Ancient stone circles and their connection to cosmic cycles will be the topic of a talk at the Draper Natural History Museum's free Lunchtime Expedition lecture on April 4 at 12:15 p.m. in Cody, Wyoming.
Archaeoastronomy is the investigation of the astronomical knowledge of prehistoric cultures. Ivy Merriot, an archaeoastronomy researcher and writer, will discuss the topic.
Her first book is a copy of her dissertation which studied the cultural and scientific history of the Bighorn Medicine Wheel, examining the wheel's use as an indigenous pedagogical instrument for learning about the sky. Her second book, "Star Circle," is written for the general public, based on her dissertation research with added sections on "how to see the Sky at the Wheel" plus personal stories.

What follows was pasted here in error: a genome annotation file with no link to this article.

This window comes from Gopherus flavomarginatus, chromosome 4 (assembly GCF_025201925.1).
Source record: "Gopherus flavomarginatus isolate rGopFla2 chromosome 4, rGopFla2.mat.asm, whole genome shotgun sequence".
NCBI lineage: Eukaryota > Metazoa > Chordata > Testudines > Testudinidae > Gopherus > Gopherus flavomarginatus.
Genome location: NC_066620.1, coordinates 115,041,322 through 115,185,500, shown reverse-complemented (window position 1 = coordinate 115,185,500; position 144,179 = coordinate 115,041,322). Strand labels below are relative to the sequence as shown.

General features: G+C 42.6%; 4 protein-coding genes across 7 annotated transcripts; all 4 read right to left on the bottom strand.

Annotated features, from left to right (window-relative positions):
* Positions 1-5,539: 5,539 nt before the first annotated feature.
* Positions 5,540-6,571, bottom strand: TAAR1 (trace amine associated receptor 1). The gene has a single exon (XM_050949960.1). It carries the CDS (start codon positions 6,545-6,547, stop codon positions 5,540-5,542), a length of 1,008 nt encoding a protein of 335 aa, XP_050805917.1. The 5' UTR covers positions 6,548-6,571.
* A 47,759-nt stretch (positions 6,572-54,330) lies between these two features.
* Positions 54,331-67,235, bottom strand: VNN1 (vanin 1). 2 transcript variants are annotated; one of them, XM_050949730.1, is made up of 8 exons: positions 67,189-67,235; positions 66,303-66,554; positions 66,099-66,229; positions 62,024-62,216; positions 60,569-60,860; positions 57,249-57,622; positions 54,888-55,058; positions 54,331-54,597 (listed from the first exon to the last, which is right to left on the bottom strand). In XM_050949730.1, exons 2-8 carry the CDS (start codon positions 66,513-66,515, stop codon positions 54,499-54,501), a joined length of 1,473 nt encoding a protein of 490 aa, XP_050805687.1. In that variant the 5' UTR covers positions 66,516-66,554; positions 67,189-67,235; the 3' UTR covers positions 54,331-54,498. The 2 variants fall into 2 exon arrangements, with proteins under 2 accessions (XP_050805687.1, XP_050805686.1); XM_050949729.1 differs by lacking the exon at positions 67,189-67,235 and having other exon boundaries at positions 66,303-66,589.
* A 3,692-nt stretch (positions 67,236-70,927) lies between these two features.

Merriot is currently researching stone wheels around the world for their astronomical commonalities due to latitude, elevation, and sky conditions. Her next book will include a global perspective on stone wheels created circa 3,000 BC.